While Fender maintains a loyal following among musicians, the company has seen a steep decline in revenue in recent years, which Mooney attributes in part to Fender’s dumping of sub-brands Guild and Ovation.
The guitar maker was founded by Leo Fender in Fullerton in 1946 and headquartered in Brea until 1991, when, a few months after Fender’s death, it relocated to Scottsdale, Ariz. The company has its main manufacturing and production plant in Corona and has opened specialty shops in international locations, including Ensenada, Mex.
The company toyed with going public in 2012, filing for an IPO in March of that year. In that filing with the Securities and Exchange Commission, it reported sales of $700 million for the year ended January 2012. It withdrew the filing four months later, however, citing unfavorable market conditions.
The intervening years have been rough. Sales this year are projected to be up by a “high single-digit” but still about $500 million, according to Fender, well below the level reached the year before the planned IPO.
After the withdrawal of the public offering, Fender’s primary investor at the time, Weston Presidio, sold its stock to the private equity arm of Hawaiian automotive retailer Servco Pacific, which in turn sold a portion of its stake to San Francisco’s TPG Growth; together, the companies own a controlling interest in the business, Mooney said.
TPG wouldn’t disclose the size of its investment, but Bill McGlashan, founder and managing partner of TPG, said the firm decided to buy in because Fender has an iconic brand and is an important part of the world’s music culture.
“We saw an opening for Fender to embrace new opportunities in the market to connect even more deeply with its customers, particularly by leveraging technology to enable people to share their own creative content and have real interactions with a brand they love,” McGlashan said in an email.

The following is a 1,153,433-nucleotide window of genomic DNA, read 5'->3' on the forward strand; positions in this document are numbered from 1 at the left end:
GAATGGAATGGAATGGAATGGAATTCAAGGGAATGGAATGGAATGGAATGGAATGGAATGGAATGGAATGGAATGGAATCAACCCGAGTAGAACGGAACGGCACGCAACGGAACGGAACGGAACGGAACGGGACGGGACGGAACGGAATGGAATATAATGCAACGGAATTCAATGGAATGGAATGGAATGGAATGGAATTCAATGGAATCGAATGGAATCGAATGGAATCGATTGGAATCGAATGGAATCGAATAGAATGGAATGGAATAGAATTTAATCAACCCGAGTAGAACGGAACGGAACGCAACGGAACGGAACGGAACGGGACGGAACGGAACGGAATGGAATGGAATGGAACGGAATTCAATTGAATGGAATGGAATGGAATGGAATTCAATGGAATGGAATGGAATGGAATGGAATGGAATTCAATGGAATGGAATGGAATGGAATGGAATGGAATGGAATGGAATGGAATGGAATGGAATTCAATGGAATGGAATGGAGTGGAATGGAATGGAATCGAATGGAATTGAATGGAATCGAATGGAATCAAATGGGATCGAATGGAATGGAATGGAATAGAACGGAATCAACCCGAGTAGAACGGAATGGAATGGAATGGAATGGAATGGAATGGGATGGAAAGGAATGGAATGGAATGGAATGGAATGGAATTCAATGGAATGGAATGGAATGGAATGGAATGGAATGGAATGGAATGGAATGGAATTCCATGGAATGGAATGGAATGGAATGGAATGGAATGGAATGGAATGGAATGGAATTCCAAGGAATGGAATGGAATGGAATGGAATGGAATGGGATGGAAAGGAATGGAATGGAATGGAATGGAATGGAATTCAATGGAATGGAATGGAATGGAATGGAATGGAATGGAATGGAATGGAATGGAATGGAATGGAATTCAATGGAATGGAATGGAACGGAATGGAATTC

In June of last year, Mooney joined Fender from retail sporting company Quiksilver Inc., where he had served as chief executive for two years. Prior to that, he was chairman of Walt Disney Inc.’s consumer products division and spent 20 years at Nike Inc., where he worked first in the United Kingdom as a chief financial officer and later as chief marketing officer in the United States.
Upon his arrival at the guitar maker, Mooney launched a division called Fender Digital to focus on apps, websites, platforms, and tools. In June, the company debuted Mod Shop, an online customization site where customers can design their own colorful guitar or bass.
The company released Fender Tune last month, a free app that helps players tune their guitars. It is the first in what is to be a line of teaching devices the company plans to launch over the next year, Mooney said.
That’s an important constituency to reach, he said, because 90 percent of first-time guitar players abandon the instrument within the first year. The 10 percent that stick to it are hooked for life and will purchase 12 to 15 guitars over their lifetime, meaning Fender has a lot to gain by increasing player retention.
“We make guitars,” said Mooney. “Why don’t we teach people how to play them?”